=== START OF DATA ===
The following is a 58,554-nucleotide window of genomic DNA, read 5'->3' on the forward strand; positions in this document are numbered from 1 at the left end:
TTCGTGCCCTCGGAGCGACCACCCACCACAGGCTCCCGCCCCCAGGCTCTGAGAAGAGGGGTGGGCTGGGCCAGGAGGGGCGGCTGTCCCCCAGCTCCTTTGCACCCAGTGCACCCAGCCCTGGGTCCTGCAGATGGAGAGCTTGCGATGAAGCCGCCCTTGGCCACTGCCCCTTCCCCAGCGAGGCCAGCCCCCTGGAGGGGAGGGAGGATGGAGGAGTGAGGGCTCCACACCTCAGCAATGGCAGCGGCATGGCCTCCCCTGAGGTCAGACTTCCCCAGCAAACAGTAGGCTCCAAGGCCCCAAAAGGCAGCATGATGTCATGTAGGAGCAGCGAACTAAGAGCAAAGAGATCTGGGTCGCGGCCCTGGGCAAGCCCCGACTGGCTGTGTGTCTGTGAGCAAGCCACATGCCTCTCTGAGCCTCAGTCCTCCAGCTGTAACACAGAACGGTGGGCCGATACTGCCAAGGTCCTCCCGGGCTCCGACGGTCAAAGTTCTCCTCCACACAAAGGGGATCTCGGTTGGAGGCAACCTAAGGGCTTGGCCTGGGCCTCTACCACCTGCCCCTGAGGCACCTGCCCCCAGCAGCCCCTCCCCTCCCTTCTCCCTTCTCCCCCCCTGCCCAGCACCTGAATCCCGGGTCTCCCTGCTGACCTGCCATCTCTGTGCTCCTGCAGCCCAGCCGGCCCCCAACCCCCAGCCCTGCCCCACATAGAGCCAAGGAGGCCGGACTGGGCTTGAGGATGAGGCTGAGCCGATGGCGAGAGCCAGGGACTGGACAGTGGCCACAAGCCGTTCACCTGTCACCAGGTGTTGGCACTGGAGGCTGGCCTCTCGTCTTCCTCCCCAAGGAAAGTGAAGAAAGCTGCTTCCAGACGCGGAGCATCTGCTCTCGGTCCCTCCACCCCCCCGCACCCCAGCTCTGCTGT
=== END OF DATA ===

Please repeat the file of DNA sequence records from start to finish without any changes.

The following is a 58,554-nucleotide window of genomic DNA, read 5'->3' on the forward strand; positions in this document are numbered from 1 at the left end:
TTCGTGCCCTCGGAGCGACCACCCACCACAGGCTCCCGCCCCCAGGCTCTGAGAAGAGGGGTGGGCTGGGCCAGGAGGGGCGGCTGTCCCCCAGCTCCTTTGCACCCAGTGCACCCAGCCCTGGGTCCTGCAGATGGAGAGCTTGCGATGAAGCCGCCCTTGGCCACTGCCCCTTCCCCAGCGAGGCCAGCCCCCTGGAGGGGAGGGAGGATGGAGGAGTGAGGGCTCCACACCTCAGCAATGGCAGCGGCATGGCCTCCCCTGAGGTCAGACTTCCCCAGCAAACAGTAGGCTCCAAGGCCCCAAAAGGCAGCATGATGTCATGTAGGAGCAGCGAACTAAGAGCAAAGAGATCTGGGTCGCGGCCCTGGGCAAGCCCCGACTGGCTGTGTGTCTGTGAGCAAGCCACATGCCTCTCTGAGCCTCAGTCCTCCAGCTGTAACACAGAACGGTGGGCCGATACTGCCAAGGTCCTCCCGGGCTCCGACGGTCAAAGTTCTCCTCCACACAAAGGGGATCTCGGTTGGAGGCAACCTAAGGGCTTGGCCTGGGCCTCTACCACCTGCCCCTGAGGCACCTGCCCCCAGCAGCCCCTCCCCTCCCTTCTCCCTTCTCCCCCCCTGCCCAGCACCTGAATCCCGGGTCTCCCTGCTGACCTGCCATCTCTGTGCTCCTGCAGCCCAGCCGGCCCCCAACCCCCAGCCCTGCCCCACATAGAGCCAAGGAGGCCGGACTGGGCTTGAGGATGAGGCTGAGCCGATGGCGAGAGCCAGGGACTGGACAGTGGCCACAAGCCGTTCACCTGTCACCAGGTGTTGGCACTGGAGGCTGGCCTCTCGTCTTCCTCCCCAAGGAAAGTGAAGAAAGCTGCTTCCAGACGCGGAGCATCTGCTCTCGGTCCCTCCACCCCCCCGCACCCCAGCTCTGCTGT